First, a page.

But that sinking may have created the beginning of the undersea mining industry. And so as I read on, I found a nice mixture of text, photography, and graphics explaining processes and such. This screenshot is a comparison of the size of an undersea mining zone compared to a land-based copper mine.

An undersea mine vs. a surface mine
An undersea mine vs. a surface mine

Some of the graphics could use some polish and finesse, but I do appreciate the effort that goes into creating pieces like this. You will note that four different people had to work together to get the piece online. But if this is perhaps the future of BBC content, this is a great start.

Credit for the piece goes to David Shukman, Ben Milne, Zoe Barthlomew, and Finlo Rohrer.

The 2017–18 Flu Season

Last week I covered the Pennsylvania congressional district map changes quite a bit. Consequently I was not able to share a few good pieces of work. Let’s hope nothing goes terribly wrong this week and maybe we can catch up.

From last Friday we have this nice piece from FiveThirtyEight looking at the spread of influenza this season.

Red is definitely bad
Red is definitely bad

The duller blues and greens give way to a bright red from south to north. Very quickly you can see how from, basically, Christmas on, the flu has been storming across the United States. It looks as if your best bets are to head to either Maine or Montana. Maybe DC, it’s too small to tell, but I kind of doubt that.

As you all know, I am a fan of small multiples and so I love this kind of work. To play Devil’s advocate, however, I wonder if an interactive piece that featured one large map could have worked better? Could the ability to select the week and then the state yield information on how the flu has spread across each state? I am always curious what other other forms and options were under consideration before they chose this path.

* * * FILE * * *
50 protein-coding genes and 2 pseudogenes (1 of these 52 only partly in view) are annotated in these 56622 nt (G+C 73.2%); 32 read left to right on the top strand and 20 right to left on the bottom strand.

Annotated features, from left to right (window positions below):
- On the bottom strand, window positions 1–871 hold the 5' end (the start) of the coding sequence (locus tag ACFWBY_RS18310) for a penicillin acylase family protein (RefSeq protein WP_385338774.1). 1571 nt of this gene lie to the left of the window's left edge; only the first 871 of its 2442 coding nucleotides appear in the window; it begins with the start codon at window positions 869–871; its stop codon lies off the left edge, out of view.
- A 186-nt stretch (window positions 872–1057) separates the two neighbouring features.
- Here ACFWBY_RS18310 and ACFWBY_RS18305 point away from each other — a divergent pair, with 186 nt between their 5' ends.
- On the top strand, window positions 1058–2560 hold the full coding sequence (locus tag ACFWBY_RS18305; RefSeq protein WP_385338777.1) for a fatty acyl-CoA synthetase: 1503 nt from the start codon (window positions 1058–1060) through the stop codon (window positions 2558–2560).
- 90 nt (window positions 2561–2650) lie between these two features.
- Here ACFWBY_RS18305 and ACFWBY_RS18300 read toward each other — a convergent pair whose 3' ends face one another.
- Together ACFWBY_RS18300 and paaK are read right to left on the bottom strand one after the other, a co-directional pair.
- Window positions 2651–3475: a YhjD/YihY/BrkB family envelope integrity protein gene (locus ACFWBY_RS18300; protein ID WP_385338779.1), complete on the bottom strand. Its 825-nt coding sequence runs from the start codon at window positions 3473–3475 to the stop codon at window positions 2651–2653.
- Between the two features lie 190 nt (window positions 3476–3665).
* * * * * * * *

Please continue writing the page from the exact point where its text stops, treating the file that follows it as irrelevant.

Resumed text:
Credit for the piece goes to the FiveThirtyEight graphics department.

Onwards and Upwards

Yesterday SpaceX launched the Falcon Heavy rocket on its maiden voyage, and then recaptured several, though not all, of its reusable rockets. The Falcon Heavy represents the most powerful rocket available to mankind today, though NASA’s Saturn V of the Apollo programme era was considerably more powerful. That was all the stuff you could read in the news yesterday and today.

But how much more powerful? Thankfully we have the Economist who put together a nice graphic detailing not just the standard size comparisons of the Falcon series to the Saturn V and other famous rocket systems, e.g. the Space Shuttle and its boosters. The Economist graphic also adds information about the payload capabilities and timeframes for either historical operation or expected service dates.

It's big and powerful, but SpaceX still has a long way to go…
It’s big and powerful, but SpaceX still has a long way to go…

From the illustrative side, there were three really nice touches. First, the faint Statue of Liberty to give the rocket height context to famous landmark buildings. Two, the little human figure on the left-hand side to give context to ourselves, these things are big. Three, the ridiculousness of the Saturn V is captured by having its peak break the top frame of the chrome or graphic device, i.e. the red bar, standard on Economist graphics.

Overall a solid piece. (Yes, I know these are liquid fueled.)

Credit for the piece goes to the Economist’s graphics team.

All Your Base Are Belong to Internets

Over the weekend news broke that since November, plans for military bases around the world were available to anyone and everyone on the internets. How? Why?

Well, it turns out that soldiers using wearable tech to track their rides or cycling routes had forgotten to disable that feature whilst on military installations. And so when the company collecting the data published a global heatmap of activities, well, this happened.

You can even make out the perimeter of the former British airfield.
You can even make out the perimeter of the former British airfield.